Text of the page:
Books on shelves
I’ve been battling a dreaded lurgy* for the last several days and one of the things that goes first when I need extra troops on other fronts** is responding to forum threads.*** But I’ve been fascinated at the number of people posting—and number of different ways described—about how they organise their books. So I thought I’d respond here.
I’m basically an alphabetizer . . . sort of.† I drift in and out of alphabetising, depending on life circumstances and numbers of books involved. I’ve always split things up somewhat by category as well—nonfiction and fiction at very least, but usually a few more large rough divisions too. Rule One: No system really, totally works. Quite a few of you say that you wouldn’t dream of alphabetising: you organise by intuition. I don’t myself find this works once the collection is above a few hundred items.†† When I’ve been living in small spaces with small numbers of books, I organise by intuition. As soon as there are several rooms involved, I start getting all boring and standard and cozy with the alphabet. Also, I have this husband. I would say that intuitive organising is hard on the person(s) whose intuition it isn’t. The alphabet you can (mostly) share.†††
At the moment, but these things change, Peter has the ‘literature’, novels, poetry, plays, short stories, and collections thereof—the last mostly hived off into the downstairs loo. No, really. No shower in there to make things damp, and this long wall that was obviously made for bookshelves long before anyone thought of putting a toilet in. He also has about half of the gardening books—his half, approximately—and a few practical cookbooks—he doesn’t read cookbooks the way I do—my Encyclopaedia Britannica‡ and my Compact Oxford Dictionary.‡‡ Biographies of authors are also shelved with the author, not the author of the biography‡‡‡.
I have the genre stuff.§ Picture books and outsize books with lots of illustrations§§ have their own shelves. Most of the rest of my office and bedroom are given over to an alphabetised hodgepodge of kids’, YA and fantasy and SF—except for Kipling and Tolkien, which are downstairs in the witches’ grotto, I mean the sitting room, in their own dedicated shelves, with folk and fairy tales§§§ on one side and swathes of nonfiction more or less by type on the other.# The totally unclassifiable nonfiction is at Third House in a kind of putting-off-the-inevitable, or, there-is-this nice-little-niche-with-these-nice-little-built-in-shelves-in-the-sitting-room-which-were-probably-the-previous-owner’s-ONLY-bookshelves.## Murder mysteries are also at Third House, alphabetised with the more-or-less straight adventure, like John Buchan and PC Wren; and animal books, barring dog books (see below), everything from Vicki Hearne and Frans Van der Waal to identifying wild animal tracks and Mammals of Australia.### And speaking of unclassifiable, my collection of non-traditional not to say whacked-out reference, shamanism, dowsing, astrology, and so on, are at Third House, while my homeopathy books are at the cottage on the wall behind my desk. And the wall by my side of the bed is (a) a few select favourites good to have at immediate hand during nightmare season° (b) a rather too vast range and number of books I haven’t read yet (c) my foundation homeopathy books since I tend to read the too-many quarterly journals in bed and end up with reference books everywhere anyway (d) er . . . dog books.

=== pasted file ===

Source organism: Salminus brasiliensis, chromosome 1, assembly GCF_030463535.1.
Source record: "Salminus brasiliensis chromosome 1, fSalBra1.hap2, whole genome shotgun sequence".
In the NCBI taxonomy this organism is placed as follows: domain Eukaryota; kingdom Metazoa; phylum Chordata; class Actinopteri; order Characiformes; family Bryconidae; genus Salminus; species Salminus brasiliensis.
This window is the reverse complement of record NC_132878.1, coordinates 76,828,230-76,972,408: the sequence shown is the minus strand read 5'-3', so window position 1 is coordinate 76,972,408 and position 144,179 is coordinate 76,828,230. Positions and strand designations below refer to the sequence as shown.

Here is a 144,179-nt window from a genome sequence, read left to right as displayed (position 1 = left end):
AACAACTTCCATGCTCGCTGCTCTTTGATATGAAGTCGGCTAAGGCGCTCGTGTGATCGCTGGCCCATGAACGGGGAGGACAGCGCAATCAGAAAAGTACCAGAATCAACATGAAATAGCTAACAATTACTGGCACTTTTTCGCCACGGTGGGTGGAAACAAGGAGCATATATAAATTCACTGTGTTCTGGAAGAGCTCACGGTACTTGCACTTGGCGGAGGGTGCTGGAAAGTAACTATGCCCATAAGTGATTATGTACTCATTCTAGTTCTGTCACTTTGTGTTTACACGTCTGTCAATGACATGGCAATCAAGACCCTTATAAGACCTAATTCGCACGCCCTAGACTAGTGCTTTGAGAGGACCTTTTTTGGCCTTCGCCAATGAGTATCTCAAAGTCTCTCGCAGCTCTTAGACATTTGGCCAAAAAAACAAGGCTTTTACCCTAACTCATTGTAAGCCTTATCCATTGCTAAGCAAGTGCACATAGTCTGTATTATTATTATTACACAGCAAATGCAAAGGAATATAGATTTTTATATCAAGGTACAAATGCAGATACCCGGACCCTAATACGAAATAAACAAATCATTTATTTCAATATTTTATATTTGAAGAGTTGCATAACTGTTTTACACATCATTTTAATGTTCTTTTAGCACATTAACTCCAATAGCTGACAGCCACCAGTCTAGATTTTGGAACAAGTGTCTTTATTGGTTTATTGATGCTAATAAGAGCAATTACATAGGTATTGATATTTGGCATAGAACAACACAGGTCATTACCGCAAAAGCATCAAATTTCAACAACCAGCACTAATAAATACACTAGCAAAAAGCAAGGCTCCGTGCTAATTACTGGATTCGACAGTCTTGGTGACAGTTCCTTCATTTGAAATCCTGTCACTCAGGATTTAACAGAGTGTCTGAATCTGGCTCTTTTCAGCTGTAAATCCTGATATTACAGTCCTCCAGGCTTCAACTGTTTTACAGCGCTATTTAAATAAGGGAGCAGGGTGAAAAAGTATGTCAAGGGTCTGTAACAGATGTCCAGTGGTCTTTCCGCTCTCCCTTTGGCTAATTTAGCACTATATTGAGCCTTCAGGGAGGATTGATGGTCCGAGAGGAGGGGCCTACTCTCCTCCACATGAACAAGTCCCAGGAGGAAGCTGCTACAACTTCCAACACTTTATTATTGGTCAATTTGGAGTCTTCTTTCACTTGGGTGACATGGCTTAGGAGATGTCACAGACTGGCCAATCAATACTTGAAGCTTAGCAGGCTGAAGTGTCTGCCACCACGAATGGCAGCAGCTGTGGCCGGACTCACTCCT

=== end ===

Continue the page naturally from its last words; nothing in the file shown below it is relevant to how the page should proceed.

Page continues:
Maybe I’m sort of an intuitive alphabetiser.
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* One of the minor pleasures of living in England is that everyone knows what the dreaded lurgy is here. http://idioms.thefreedictionary.com/the+dreaded+lurgy In America, at least America of twenty years ago, only strange late-night watchers of public TV and aficionados of ancient British comedy knew.
** A problem Sylvi is having at the moment.
*** Note that I ALWAYS READ BLOG POST THREADS. ALWAYS.